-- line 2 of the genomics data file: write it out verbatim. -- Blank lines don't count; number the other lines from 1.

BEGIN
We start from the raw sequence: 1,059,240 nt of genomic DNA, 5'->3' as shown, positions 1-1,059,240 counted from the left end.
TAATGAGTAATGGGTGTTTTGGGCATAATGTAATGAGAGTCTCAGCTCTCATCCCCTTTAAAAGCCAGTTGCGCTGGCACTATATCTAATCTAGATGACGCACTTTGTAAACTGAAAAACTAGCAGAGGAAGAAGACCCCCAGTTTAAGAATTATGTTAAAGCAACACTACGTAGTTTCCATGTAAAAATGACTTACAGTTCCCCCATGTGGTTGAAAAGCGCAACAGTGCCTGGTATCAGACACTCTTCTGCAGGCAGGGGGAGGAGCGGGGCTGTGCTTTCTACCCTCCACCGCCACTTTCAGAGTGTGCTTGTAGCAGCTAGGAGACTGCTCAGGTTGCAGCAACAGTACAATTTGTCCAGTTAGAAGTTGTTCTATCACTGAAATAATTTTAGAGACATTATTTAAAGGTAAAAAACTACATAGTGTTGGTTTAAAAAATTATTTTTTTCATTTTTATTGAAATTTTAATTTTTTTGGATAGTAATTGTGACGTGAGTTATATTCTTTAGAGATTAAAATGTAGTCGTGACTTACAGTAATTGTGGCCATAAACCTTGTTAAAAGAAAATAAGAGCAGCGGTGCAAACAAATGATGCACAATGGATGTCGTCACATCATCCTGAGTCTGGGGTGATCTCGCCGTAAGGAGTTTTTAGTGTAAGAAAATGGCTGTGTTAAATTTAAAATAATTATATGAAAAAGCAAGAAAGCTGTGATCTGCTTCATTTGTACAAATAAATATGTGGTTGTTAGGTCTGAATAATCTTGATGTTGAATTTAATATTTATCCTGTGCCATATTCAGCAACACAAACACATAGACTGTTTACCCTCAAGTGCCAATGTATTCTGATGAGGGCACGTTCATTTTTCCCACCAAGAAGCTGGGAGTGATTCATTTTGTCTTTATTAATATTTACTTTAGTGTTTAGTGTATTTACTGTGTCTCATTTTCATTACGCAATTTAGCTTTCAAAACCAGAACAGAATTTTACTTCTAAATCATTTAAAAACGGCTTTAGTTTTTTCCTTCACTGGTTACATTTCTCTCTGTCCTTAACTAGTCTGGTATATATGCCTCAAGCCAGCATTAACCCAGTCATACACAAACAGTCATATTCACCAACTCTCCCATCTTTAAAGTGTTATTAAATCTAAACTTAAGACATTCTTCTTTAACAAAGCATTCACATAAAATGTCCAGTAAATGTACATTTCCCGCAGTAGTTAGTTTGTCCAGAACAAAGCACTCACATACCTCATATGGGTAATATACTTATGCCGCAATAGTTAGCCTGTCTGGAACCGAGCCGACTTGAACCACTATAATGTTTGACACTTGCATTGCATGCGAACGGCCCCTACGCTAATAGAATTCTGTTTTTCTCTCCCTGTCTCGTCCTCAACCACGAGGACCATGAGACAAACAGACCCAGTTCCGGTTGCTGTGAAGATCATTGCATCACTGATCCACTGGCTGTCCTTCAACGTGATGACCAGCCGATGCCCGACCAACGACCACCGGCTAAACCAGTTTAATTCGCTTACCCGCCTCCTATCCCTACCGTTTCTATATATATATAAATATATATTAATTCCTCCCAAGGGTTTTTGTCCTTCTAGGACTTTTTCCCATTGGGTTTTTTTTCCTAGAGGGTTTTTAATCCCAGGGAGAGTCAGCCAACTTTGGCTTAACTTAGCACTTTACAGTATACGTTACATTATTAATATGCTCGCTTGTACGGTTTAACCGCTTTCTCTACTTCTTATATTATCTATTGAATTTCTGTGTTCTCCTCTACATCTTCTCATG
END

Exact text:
TAATGAGTAATGGGTGTTTTGGGCATAATGTAATGAGAGTCTCAGCTCTCATCCCCTTTAAAAGCCAGTTGCGCTGGCACTATATCTAATCTAGATGACGCACTTTGTAAACTGAAAAACTAGCAGAGGAAGAAGACCCCCAGTTTAAGAATTATGTTAAAGCAACACTACGTAGTTTCCATGTAAAAATGACTTACAGTTCCCCCATGTGGTTGAAAAGCGCAACAGTGCCTGGTATCAGACACTCTTCTGCAGGCAGGGGGAGGAGCGGGGCTGTGCTTTCTACCCTCCACCGCCACTTTCAGAGTGTGCTTGTAGCAGCTAGGAGACTGCTCAGGTTGCAGCAACAGTACAATTTGTCCAGTTAGAAGTTGTTCTATCACTGAAATAATTTTAGAGACATTATTTAAAGGTAAAAAACTACATAGTGTTGGTTTAAAAAATTATTTTTTTCATTTTTATTGAAATTTTAATTTTTTTGGATAGTAATTGTGACGTGAGTTATATTCTTTAGAGATTAAAATGTAGTCGTGACTTACAGTAATTGTGGCCATAAACCTTGTTAAAAGAAAATAAGAGCAGCGGTGCAAACAAATGATGCACAATGGATGTCGTCACATCATCCTGAGTCTGGGGTGATCTCGCCGTAAGGAGTTTTTAGTGTAAGAAAATGGCTGTGTTAAATTTAAAATAATTATATGAAAAAGCAAGAAAGCTGTGATCTGCTTCATTTGTACAAATAAATATGTGGTTGTTAGGTCTGAATAATCTTGATGTTGAATTTAATATTTATCCTGTGCCATATTCAGCAACACAAACACATAGACTGTTTACCCTCAAGTGCCAATGTATTCTGATGAGGGCACGTTCATTTTTCCCACCAAGAAGCTGGGAGTGATTCATTTTGTCTTTATTAATATTTACTTTAGTGTTTAGTGTATTTACTGTGTCTCATTTTCATTACGCAATTTAGCTTTCAAAACCAGAACAGAATTTTACTTCTAAATCATTTAAAAACGGCTTTAGTTTTTTCCTTCACTGGTTACATTTCTCTCTGTCCTTAACTAGTCTGGTATATATGCCTCAAGCCAGCATTAACCCAGTCATACACAAACAGTCATATTCACCAACTCTCCCATCTTTAAAGTGTTATTAAATCTAAACTTAAGACATTCTTCTTTAACAAAGCATTCACATAAAATGTCCAGTAAATGTACATTTCCCGCAGTAGTTAGTTTGTCCAGAACAAAGCACTCACATACCTCATATGGGTAATATACTTATGCCGCAATAGTTAGCCTGTCTGGAACCGAGCCGACTTGAACCACTATAATGTTTGACACTTGCATTGCATGCGAACGGCCCCTACGCTAATAGAATTCTGTTTTTCTCTCCCTGTCTCGTCCTCAACCACGAGGACCATGAGACAAACAGACCCAGTTCCGGTTGCTGTGAAGATCATTGCATCACTGATCCACTGGCTGTCCTTCAACGTGATGACCAGCCGATGCCCGACCAACGACCACCGGCTAAACCAGTTTAATTCGCTTACCCGCCTCCTATCCCTACCGTTTCTATATATATATAAATATATATTAATTCCTCCCAAGGGTTTTTGTCCTTCTAGGACTTTTTCCCATTGGGTTTTTTTTCCTAGAGGGTTTTTAATCCCAGGGAGAGTCAGCCAACTTTGGCTTAACTTAGCACTTTACAGTATACGTTACATTATTAATATGCTCGCTTGTACGGTTTAACCGCTTTCTCTACTTCTTATATTATCTATTGAATTTCTGTGTTCTCCTCTACATCTTCTCATG